Posts Tagged ‘minor league baseball’

Nobody Night…Awful Night… Mustache Appreciation…Used Car Giveaways…and even Salute to Indoor Plumbing. These are all promotional nights which have taken place at Minor League Baseball games in the past. Fans and outsiders hear about these events and even attend these events from time to time but does anyone really ever think about what goes into planning one of these nights or how they were developed in the first place? Keep reading and you’ll find out.

First, it’s a safe bet to assume that 95% of teams sit down at the conclusion of every season to discuss what went well during the season and to begin brainstorming ideas for the next season. In these brainstorming sessions many ideas are floated around…some of them great and some of them completely unrealistic. However, sometimes the ideas which may seem unrealistic at first become the well-known promotions we know and love thanks to the creativity of the folks in Minor League Baseball.

I classify Minor League “Theme Nights” into two different categories. First, some teams do these promotions just for fun and in hopes of not only local but national publicity. The Charleston RiverDogs once staged “Nobody Night” where they didn’t let fans into the ballpark until the 5th inning so they could announce an attendance of zero for the night. They very much accomplished their goal of garnering publicity from these event as it’s still talked about today, but this didn’t translate into any type of monetary benefit to the team. While Minor League teams are known for fun, wacky promotions they are also businesses with bills to pay and publicity doesn’t pay my salary as an employee of a Minor League team!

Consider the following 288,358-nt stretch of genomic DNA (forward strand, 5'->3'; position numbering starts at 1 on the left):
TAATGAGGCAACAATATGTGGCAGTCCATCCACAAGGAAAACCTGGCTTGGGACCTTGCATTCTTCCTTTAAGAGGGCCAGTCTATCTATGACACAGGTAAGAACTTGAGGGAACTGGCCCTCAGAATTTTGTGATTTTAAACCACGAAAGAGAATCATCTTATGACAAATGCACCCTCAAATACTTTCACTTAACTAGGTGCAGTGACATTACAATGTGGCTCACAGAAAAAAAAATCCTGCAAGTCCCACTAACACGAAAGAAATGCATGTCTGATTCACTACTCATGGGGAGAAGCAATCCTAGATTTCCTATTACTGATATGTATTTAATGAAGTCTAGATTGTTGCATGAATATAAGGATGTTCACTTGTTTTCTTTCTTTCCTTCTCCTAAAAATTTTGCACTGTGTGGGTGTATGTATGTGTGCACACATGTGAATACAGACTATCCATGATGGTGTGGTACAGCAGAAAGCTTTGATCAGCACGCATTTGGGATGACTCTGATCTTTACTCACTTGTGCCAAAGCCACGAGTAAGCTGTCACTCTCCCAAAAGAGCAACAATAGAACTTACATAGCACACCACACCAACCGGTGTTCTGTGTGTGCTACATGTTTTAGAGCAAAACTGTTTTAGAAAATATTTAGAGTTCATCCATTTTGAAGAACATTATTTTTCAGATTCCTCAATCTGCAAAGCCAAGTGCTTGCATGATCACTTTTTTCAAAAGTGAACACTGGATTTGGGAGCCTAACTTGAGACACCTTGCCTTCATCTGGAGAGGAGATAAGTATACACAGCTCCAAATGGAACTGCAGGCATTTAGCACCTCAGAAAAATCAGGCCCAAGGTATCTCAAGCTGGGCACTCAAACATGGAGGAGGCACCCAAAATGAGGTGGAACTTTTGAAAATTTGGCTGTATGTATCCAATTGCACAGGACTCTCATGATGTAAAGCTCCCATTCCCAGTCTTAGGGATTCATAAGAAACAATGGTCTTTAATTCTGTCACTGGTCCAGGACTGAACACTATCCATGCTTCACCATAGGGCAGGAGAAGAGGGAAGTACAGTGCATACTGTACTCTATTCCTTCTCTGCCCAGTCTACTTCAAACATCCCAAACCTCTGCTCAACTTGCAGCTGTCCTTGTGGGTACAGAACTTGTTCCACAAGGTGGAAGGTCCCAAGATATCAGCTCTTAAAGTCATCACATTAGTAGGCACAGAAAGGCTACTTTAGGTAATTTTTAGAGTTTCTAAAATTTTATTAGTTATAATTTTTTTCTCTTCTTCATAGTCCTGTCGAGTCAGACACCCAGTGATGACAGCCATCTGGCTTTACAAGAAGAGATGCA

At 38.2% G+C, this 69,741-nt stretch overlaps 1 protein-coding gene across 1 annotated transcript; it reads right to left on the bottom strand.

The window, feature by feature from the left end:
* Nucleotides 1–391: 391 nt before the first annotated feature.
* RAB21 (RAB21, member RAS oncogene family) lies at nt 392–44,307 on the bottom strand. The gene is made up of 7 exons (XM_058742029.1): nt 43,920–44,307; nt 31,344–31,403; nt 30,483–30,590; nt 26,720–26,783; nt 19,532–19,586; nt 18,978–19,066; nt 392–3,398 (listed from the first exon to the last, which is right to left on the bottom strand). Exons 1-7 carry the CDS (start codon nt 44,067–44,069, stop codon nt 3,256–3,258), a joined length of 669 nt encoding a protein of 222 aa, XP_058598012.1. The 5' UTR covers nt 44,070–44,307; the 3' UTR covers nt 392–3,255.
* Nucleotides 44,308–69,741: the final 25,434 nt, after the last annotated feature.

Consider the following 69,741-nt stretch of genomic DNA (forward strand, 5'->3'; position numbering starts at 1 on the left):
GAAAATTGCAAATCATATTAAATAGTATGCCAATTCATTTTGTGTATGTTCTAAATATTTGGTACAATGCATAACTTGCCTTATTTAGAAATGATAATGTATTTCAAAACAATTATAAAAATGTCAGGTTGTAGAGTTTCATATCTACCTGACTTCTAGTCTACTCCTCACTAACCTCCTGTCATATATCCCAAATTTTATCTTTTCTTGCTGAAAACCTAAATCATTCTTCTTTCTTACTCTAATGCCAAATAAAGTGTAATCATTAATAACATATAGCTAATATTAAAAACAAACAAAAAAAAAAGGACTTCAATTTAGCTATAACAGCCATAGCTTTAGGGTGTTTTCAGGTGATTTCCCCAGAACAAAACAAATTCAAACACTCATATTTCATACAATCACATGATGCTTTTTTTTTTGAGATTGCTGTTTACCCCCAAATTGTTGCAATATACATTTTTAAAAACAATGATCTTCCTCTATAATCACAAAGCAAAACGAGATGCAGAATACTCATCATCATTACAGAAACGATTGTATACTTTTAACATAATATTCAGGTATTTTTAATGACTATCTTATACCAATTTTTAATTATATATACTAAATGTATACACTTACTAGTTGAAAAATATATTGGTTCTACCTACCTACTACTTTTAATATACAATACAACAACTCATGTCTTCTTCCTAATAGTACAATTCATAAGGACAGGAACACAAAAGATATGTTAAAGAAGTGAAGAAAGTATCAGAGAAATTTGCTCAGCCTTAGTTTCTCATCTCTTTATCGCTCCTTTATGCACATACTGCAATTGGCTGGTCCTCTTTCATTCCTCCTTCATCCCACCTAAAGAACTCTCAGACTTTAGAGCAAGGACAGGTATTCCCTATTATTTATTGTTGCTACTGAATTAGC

The other category for these promotional nights would be ones in which teams develop in order to try to increase sales – tickets, merchandise and food. I’ll use my own Cleveland Sports History Night with the Captains as an example of this type of promotion. Cleveland Sports History Night began as a theme night idea to re-live some of the infamous moments Cleveland sports teams are known for. Once the idea was dreamed up we brainstormed on what all should be involved in the night and came up with concessions specials, celebrity appearances, group ticket ideas, and merchandise sales opportunities. Our concession special we did was Nickel Beer (Dime Beer in year two) which was an idea to bring in the beer-drinking fans and generate media attention…it worked on both accounts.We did small, discounted beer for one hour and then sold full-price beer for the remainder of the game. We also thought bringing in former Cleveland athletes would help bring in true sports fans looking to meet and greet these athletes and this has worked for four straight seasons. Next, we targeted Browns Backers groups to do a group outing at the ballpark on this night which ended up turning into a large pre-game tailgate party in the parking lot prior to the game. Finally, we wanted to sell merchandise to these die-hard Cleveland sports fans so we bring in baseball cards of the celebrities, footballs, football helmets, photographs and anything else we think may sell and try to make money through incremental merchandise sales as well. The in-game promotions are icing on the cake for the fans who’ve come to the game and we hope that at the end of the night fans enjoyed their experience and will come back for another game in the future.

In a perfect world everything comes together and a team not only gets great publicity from a wacky promotional night but they also find a way to cash in financially. My current team, the Lake County Captains, and I were lucky enough that the stars aligned for us on Cleveland Sports History Night which has been going strong for four seasons and was named Promotion of the Year by ESPN Magazine in 2009. This year’s event came and went this past weekend and now I’m hoping the folks at Minor League Baseball will recognize our event as part of their Golden Bobblehead Awards for Minor League promotions.


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In an effort to shed some light on what goes on during a cold, wintry, Ohio day in February leading up to a Lake County Captains baseball season I’ll share my experiences from one day this past week.